Using full water and overheating can cause TD crackling. I also find water soluble TD more subject to glycerin rivers and crackle. Glycerin rivers can occur but crackling usually occurs with td use or at least the crackling is much more noticeable. Some people actually like the look of crackle. Water discounting usually helps because the soap will tend not to heat as much with less water.
It's one of those pretty accidents you get when you're soaping. Write down exactly what you did, including ingredients, temp, and method, in case you want to repeat it later. The blue and white contrast with the distressed appearance is beautiful!
Then, go try to do what you wanted using another approach. I'm assuming you wanted a smooth bar? Try soaping at lower temp so you have more time to play with the trace and swirls. You have the colors controlled pretty well already. Your next batches will probably please you very much.
It is also in the blue sections, just not as noticeable. As others have said, reducing water amount can help a great deal
Eta - this is based on the information that you gave, which is very little. Can you let us know the full recipe as without that we can only suggest things that it is likely to be, rather than tell you what it is
I find that I get the crackle if I use full water and the gel gets really hot. It could also be stearic crackle if you didn't melt and stir your palm oil before using. I don't mind it too much when it happens. I think it adds character.
Hello and welcome! Another thing I see is you are using a high percentage of CO and that seems to get hotter in my experience anyway.
You may want to trim the size of your batch to no more than 2 lbs. You are making 5 lbs and that's an expensive mistake if something goes bad. Another thing is you may want to drop your CO to 20-25%. For some 30% CO is pretty cleansing, though some can handle it.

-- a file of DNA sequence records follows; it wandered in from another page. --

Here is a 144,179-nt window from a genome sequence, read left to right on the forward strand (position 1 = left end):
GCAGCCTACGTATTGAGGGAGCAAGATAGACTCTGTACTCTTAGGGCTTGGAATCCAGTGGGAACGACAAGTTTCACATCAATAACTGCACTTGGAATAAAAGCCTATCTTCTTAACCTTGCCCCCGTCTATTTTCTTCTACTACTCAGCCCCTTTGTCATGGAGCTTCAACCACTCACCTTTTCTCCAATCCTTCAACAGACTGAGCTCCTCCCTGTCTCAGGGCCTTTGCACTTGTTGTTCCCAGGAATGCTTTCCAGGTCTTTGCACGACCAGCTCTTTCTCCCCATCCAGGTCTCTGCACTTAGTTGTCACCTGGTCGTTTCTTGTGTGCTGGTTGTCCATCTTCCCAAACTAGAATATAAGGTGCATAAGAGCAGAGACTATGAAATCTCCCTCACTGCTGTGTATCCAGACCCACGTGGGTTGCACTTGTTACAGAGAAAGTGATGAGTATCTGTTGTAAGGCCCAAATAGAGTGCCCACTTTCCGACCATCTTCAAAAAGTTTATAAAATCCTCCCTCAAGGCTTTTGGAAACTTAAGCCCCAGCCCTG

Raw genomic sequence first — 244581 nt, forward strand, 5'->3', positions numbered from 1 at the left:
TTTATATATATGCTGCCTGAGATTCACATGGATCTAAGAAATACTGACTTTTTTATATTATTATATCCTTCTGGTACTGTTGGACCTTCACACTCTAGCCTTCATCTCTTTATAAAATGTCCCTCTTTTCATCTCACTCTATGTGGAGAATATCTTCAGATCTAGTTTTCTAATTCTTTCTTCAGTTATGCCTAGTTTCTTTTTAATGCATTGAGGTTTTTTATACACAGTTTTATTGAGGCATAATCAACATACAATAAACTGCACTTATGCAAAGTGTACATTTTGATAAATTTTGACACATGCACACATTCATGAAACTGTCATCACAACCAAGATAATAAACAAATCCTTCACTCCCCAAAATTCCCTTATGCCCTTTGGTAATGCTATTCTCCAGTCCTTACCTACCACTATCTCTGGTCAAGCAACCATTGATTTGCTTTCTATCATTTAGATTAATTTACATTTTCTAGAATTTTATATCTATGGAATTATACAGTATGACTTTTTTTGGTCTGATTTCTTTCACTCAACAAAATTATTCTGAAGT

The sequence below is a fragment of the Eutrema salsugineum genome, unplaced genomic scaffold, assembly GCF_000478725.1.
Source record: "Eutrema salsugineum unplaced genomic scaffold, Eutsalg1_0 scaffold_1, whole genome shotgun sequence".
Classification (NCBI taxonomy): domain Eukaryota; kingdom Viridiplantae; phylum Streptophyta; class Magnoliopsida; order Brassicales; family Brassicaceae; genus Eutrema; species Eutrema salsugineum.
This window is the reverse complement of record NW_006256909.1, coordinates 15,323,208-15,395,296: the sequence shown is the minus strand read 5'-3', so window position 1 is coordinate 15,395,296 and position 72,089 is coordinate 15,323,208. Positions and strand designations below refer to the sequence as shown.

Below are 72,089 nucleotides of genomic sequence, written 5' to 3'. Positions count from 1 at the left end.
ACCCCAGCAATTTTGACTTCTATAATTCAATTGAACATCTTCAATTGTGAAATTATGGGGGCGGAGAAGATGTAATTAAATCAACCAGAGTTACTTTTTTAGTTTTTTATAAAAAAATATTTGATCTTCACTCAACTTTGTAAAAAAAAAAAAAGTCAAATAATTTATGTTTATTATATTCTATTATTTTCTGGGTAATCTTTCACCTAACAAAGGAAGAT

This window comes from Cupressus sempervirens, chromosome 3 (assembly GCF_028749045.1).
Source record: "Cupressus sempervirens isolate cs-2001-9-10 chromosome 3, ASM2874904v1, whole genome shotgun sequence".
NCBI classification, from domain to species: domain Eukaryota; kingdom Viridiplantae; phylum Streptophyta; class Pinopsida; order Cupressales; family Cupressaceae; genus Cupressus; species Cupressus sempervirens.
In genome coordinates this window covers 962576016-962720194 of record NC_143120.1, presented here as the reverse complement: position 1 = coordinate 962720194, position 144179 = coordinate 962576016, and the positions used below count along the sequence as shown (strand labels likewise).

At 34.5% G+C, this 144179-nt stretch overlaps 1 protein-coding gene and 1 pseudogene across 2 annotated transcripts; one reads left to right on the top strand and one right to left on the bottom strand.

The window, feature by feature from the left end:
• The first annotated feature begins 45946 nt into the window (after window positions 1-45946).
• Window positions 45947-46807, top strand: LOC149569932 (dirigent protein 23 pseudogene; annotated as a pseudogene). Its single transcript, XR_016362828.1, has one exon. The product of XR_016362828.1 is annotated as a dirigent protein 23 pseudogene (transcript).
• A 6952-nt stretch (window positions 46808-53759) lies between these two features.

To discount water, first start using "lye concentration" rather than "water as % of oils". You're going to get more consistent results in your soaps by making this one change.
The approximate lye concentration for "full water" soaping is about 28% for a balanced blend of fats. Use that 28% lye concentration as your rule of thumb for "full water" soaping.
To soap with a water discount, set the lye concentration to something higher than 28%. Don't make huge changes -- just a percent or two is plenty. I'd suggest you try a 30% lye concentration for your next batch and see how that works for you.
You want to find a lye concentration that is high enough to prevent the crackling you don't like and also to prevent the soap from going into gel, but not so high that your soap traces too fast so you can't do your fancy work. Many soapers use 30% to 33% routinely for recipes that have a balanced blend of fats.
Soaps that have a large amount of any one type of fat might do better, however, with a different lye concentration. For example, a 100% olive oil soap might give good results at 40% lye concentration, because it traces very slowly when the lye concentration is lower. A high coconut oil soap might be happier at a low 28% lye concentration, because it traces too fast and often overheats in the mold when the lye concentration is higher than that.